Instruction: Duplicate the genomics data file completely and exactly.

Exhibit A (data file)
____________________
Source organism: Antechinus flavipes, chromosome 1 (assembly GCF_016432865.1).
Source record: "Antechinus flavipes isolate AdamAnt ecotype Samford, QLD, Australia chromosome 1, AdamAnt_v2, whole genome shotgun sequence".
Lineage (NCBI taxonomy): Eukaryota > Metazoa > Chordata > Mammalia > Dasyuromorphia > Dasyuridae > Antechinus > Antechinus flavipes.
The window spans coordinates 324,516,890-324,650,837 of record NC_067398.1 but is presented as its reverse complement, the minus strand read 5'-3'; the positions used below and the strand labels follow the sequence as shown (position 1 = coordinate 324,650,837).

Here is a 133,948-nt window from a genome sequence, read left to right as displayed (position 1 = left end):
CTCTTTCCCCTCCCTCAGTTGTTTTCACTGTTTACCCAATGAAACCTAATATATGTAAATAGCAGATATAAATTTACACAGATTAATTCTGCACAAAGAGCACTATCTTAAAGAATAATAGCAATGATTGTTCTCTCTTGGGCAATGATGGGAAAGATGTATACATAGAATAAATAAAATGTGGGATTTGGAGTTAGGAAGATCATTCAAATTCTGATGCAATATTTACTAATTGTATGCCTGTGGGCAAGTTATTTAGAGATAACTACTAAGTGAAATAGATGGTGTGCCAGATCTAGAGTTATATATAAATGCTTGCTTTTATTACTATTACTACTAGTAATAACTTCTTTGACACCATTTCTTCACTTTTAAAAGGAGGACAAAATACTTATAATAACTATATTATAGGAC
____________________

Source organism: Antechinus flavipes, chromosome 1 (assembly GCF_016432865.1).
Source record: "Antechinus flavipes isolate AdamAnt ecotype Samford, QLD, Australia chromosome 1, AdamAnt_v2, whole genome shotgun sequence".
Lineage (NCBI taxonomy): Eukaryota > Metazoa > Chordata > Mammalia > Dasyuromorphia > Dasyuridae > Antechinus > Antechinus flavipes.
The window spans coordinates 324,516,890-324,650,837 of record NC_067398.1 but is presented as its reverse complement, the minus strand read 5'-3'; the positions used below and the strand labels follow the sequence as shown (position 1 = coordinate 324,650,837).

Here is a 133,948-nt window from a genome sequence, read left to right as displayed (position 1 = left end):
CTCTTTCCCCTCCCTCAGTTGTTTTCACTGTTTACCCAATGAAACCTAATATATGTAAATAGCAGATATAAATTTACACAGATTAATTCTGCACAAAGAGCACTATCTTAAAGAATAATAGCAATGATTGTTCTCTCTTGGGCAATGATGGGAAAGATGTATACATAGAATAAATAAAATGTGGGATTTGGAGTTAGGAAGATCATTCAAATTCTGATGCAATATTTACTAATTGTATGCCTGTGGGCAAGTTATTTAGAGATAACTACTAAGTGAAATAGATGGTGTGCCAGATCTAGAGTTATATATAAATGCTTGCTTTTATTACTATTACTACTAGTAATAACTTCTTTGACACCATTTCTTCACTTTTAAAAGGAGGACAAAATACTTATAATAACTATATTATAGGAC